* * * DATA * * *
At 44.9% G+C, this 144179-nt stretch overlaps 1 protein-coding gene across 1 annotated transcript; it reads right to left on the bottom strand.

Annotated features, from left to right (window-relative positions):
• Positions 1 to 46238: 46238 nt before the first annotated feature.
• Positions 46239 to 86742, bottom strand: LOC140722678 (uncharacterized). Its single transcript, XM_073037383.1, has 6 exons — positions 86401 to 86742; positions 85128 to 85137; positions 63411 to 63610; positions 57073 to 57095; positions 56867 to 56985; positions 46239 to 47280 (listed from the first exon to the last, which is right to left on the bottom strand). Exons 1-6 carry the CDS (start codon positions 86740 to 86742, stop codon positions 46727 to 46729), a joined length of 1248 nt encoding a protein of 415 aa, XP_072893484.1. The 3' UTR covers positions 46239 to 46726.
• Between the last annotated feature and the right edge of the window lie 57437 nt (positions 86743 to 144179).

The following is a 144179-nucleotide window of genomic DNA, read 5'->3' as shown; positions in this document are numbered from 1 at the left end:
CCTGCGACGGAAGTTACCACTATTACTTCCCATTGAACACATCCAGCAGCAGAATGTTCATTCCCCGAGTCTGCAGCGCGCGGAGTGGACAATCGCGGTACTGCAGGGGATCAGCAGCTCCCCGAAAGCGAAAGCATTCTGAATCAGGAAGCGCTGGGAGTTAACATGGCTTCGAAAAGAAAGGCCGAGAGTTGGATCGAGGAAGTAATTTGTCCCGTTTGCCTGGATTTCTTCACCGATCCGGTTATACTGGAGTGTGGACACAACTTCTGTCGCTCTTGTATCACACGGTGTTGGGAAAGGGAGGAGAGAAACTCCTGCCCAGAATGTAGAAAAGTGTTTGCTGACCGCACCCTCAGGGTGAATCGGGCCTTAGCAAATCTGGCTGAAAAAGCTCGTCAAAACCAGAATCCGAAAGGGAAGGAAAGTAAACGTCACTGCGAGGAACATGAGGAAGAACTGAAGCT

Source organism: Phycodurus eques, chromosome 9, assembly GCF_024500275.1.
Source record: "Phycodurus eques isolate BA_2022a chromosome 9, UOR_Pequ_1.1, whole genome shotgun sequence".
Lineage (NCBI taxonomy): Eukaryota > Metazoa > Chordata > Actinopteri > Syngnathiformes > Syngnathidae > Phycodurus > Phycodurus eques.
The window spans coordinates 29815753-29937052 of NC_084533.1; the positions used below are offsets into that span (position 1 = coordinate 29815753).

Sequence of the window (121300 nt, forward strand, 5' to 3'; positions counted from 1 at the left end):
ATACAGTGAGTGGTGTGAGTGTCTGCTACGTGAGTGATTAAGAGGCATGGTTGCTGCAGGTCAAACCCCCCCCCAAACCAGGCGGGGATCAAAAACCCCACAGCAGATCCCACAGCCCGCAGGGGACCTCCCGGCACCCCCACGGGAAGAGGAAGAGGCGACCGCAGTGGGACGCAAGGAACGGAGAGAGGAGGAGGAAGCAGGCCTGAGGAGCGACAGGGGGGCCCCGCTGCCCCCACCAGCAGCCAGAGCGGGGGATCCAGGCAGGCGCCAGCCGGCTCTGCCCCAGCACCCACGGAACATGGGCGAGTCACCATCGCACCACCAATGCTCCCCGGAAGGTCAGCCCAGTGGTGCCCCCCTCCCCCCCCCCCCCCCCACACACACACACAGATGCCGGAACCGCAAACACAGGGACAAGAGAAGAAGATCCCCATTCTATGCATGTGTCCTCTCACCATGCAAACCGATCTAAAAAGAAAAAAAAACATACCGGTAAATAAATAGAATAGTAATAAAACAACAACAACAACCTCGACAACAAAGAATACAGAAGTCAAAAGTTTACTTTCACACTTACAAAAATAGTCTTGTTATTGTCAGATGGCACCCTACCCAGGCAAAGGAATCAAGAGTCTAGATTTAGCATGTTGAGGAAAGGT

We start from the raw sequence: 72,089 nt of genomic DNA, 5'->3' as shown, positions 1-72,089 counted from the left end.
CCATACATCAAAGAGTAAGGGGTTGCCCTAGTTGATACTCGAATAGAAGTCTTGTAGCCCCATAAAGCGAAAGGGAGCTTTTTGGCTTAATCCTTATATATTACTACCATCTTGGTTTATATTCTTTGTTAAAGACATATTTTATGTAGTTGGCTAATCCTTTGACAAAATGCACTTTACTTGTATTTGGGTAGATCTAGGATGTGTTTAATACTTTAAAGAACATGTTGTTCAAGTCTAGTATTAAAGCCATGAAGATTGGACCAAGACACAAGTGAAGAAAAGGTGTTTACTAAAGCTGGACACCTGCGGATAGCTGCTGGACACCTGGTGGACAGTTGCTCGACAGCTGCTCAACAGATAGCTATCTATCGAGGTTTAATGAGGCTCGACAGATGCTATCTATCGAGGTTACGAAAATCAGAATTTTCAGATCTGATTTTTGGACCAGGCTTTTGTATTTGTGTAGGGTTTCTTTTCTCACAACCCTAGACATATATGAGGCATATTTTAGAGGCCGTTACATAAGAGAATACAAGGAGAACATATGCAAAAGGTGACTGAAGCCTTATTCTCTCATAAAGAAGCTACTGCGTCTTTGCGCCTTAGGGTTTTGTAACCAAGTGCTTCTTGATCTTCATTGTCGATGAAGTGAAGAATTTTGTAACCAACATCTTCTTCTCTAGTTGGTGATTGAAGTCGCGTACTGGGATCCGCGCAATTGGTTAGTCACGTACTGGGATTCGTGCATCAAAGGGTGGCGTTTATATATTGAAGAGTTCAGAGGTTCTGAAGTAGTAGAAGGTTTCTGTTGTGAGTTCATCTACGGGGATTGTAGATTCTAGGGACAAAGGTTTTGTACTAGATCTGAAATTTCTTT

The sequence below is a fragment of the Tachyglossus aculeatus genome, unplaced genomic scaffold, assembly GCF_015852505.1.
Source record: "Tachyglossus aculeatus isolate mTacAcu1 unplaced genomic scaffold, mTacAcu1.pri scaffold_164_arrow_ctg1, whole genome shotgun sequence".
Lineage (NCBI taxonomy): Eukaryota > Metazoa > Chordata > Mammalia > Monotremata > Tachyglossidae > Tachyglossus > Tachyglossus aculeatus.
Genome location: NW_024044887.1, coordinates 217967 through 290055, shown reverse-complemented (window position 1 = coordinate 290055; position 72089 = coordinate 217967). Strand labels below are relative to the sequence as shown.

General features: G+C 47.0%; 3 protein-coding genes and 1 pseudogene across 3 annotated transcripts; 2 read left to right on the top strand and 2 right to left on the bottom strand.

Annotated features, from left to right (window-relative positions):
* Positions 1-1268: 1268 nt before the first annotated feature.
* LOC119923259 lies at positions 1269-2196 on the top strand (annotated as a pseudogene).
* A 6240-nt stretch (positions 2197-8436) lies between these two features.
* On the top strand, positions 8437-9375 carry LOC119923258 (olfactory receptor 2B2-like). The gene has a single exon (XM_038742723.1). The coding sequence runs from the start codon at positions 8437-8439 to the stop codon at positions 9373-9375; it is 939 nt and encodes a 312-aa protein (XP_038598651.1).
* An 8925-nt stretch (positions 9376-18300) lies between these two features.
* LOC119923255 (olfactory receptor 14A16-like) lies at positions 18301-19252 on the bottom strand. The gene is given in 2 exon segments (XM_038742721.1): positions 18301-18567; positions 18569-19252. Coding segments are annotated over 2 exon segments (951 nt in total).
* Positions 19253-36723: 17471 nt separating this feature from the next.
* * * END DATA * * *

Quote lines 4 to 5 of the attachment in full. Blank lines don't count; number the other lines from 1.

• Positions 46239 to 86742, bottom strand: LOC140722678 (uncharacterized). Its single transcript, XM_073037383.1, has 6 exons — positions 86401 to 86742; positions 85128 to 85137; positions 63411 to 63610; positions 57073 to 57095; positions 56867 to 56985; positions 46239 to 47280 (listed from the first exon to the last, which is right to left on the bottom strand). Exons 1-6 carry the CDS (start codon positions 86740 to 86742, stop codon positions 46727 to 46729), a joined length of 1248 nt encoding a protein of 415 aa, XP_072893484.1. The 3' UTR covers positions 46239 to 46726.
• Between the last annotated feature and the right edge of the window lie 57437 nt (positions 86743 to 144179).